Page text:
As I said in May, Pujols is still a top hitter, obviously. But stretches like he had in April and May (well, not typically _that_ bad) will happen more frequently going forward. So in that sense I think he's a plateau lower than he was at his peak. Still quite valuable, of course.
   63. TomH Posted: August 06, 2012 at 02:42 PM (#4201623)
If the Yankees don't have another NY parade in the next few years of current stars (CC, Cano, Tex, Grandy), I wonder if having 'too many' their mates in the Hall may hurt the newer ones. Wha if Jeter/Mo/A-Rod/Ichiro go in, and Andy P is on the ballot drawing some support when the new ones come eligible? Would voters start to think that one WS appearance since '03 looks pretty shabby for a team of Hall of Famers? Did this hurt Santo for a while, in that voters thought if you had a club that included Banks and Williams you should at least have won a division if you were so good?
   64. The Yankee Clapper Posted: August 06, 2012 at 03:10 PM (#4201650)
Would voters start to think that one WS appearance since '03 looks pretty shabby for a team of Hall of Famers? Did this hurt Santo for a while, in that voters thought if you had a club that included Banks and Williams you should at least have won a division if you were so good?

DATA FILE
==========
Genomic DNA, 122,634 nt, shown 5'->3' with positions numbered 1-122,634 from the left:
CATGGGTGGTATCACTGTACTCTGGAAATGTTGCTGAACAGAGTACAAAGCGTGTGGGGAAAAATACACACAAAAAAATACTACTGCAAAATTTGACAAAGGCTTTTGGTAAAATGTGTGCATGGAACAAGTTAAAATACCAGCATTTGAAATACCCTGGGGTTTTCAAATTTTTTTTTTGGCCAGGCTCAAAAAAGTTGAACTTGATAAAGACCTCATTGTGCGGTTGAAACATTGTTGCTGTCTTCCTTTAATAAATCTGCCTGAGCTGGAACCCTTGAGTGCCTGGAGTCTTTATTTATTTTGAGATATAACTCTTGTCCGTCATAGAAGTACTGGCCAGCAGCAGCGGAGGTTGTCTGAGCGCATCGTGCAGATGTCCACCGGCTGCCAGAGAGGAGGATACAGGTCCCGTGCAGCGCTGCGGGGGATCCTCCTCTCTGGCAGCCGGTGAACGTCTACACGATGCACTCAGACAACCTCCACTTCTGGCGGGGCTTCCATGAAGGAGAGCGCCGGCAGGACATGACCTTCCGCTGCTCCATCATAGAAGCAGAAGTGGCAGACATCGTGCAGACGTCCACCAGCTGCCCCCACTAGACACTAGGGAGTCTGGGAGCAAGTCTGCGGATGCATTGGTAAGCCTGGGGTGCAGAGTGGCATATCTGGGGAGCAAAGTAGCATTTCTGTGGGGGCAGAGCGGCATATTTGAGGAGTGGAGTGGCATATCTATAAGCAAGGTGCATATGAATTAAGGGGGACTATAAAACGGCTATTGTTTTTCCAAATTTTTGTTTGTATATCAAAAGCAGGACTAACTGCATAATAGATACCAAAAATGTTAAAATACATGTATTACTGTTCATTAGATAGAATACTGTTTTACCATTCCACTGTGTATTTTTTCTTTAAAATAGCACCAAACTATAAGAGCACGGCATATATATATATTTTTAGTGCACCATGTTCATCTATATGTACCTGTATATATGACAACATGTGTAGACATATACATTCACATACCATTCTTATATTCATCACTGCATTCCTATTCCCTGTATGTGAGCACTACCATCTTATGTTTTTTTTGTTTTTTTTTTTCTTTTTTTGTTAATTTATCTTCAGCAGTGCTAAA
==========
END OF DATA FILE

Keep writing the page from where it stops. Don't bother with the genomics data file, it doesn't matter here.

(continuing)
Winning the AL East or making the playoffs every year (or nearly so) should distinguish this group from Santo's Cubs. Until other teams start do better in the three-tiered playoff system (or is it 4 with the play-in game?), it wouldn't seem appropriate to punish the most successful team in the HoF vote just because they don't win "enough" World Series.
   65. bachslunch Posted: August 06, 2012 at 04:48 PM (#4201749)
RBI by itself is doing very little work in the HOF voting.

I think that's true, otherwise Joe Carter and his 10 seasons of 100+ RBIs wouldn't have been one-and-done on the HoF ballot.

Not that I think Carter's a HoF-er, mind you -- that along with his WS winning RBI are pretty much the start and end of his HoF argument.
   66. bachslunch Posted: August 06, 2012 at 04:55 PM (#4201759)
And of the Yankees listed, I'm thinking Rivera and Jeter and Suzuki get in the HoF for sure, Sabathia lasts long enough to compile good enough stats and gets in, ARod only gets in if/when the writers or Vets voters decide to push in PED users (which could be anywhere from 5 years down the road to never), and Pettitte (also PED issues) and Teixeira and AJones don't make it in. It's also too early to guess on Cano.
   67. AROM Posted: August 06, 2012 at 05:10 PM (#4201772)